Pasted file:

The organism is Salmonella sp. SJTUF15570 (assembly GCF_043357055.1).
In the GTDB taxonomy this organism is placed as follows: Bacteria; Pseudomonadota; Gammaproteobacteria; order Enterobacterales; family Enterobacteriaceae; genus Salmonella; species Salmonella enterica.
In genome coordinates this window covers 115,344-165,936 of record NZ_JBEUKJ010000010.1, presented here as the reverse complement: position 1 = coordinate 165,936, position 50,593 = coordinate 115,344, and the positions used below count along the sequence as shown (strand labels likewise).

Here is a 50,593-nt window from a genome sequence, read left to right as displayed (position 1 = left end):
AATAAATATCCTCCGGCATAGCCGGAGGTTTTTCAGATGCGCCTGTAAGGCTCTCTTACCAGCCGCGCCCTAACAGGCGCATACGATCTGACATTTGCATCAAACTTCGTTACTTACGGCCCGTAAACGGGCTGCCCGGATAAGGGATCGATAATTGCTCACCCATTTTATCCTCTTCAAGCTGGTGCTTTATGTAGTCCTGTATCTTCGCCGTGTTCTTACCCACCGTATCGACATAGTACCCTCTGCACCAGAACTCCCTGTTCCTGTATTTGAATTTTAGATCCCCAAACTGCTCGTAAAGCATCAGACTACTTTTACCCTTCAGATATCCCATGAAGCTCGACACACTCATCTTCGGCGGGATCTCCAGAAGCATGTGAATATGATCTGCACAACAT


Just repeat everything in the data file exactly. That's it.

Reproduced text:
The organism is Salmonella sp. SJTUF15570 (assembly GCF_043357055.1).
In the GTDB taxonomy this organism is placed as follows: Bacteria; Pseudomonadota; Gammaproteobacteria; order Enterobacterales; family Enterobacteriaceae; genus Salmonella; species Salmonella enterica.
In genome coordinates this window covers 115,344-165,936 of record NZ_JBEUKJ010000010.1, presented here as the reverse complement: position 1 = coordinate 165,936, position 50,593 = coordinate 115,344, and the positions used below count along the sequence as shown (strand labels likewise).

Here is a 50,593-nt window from a genome sequence, read left to right as displayed (position 1 = left end):
AATAAATATCCTCCGGCATAGCCGGAGGTTTTTCAGATGCGCCTGTAAGGCTCTCTTACCAGCCGCGCCCTAACAGGCGCATACGATCTGACATTTGCATCAAACTTCGTTACTTACGGCCCGTAAACGGGCTGCCCGGATAAGGGATCGATAATTGCTCACCCATTTTATCCTCTTCAAGCTGGTGCTTTATGTAGTCCTGTATCTTCGCCGTGTTCTTACCCACCGTATCGACATAGTACCCTCTGCACCAGAACTCCCTGTTCCTGTATTTGAATTTTAGATCCCCAAACTGCTCGTAAAGCATCAGACTACTTTTACCCTTCAGATATCCCATGAAGCTCGACACACTCATCTTCGGCGGGATCTCCAGAAGCATGTGAATATGATCTGCACAACAT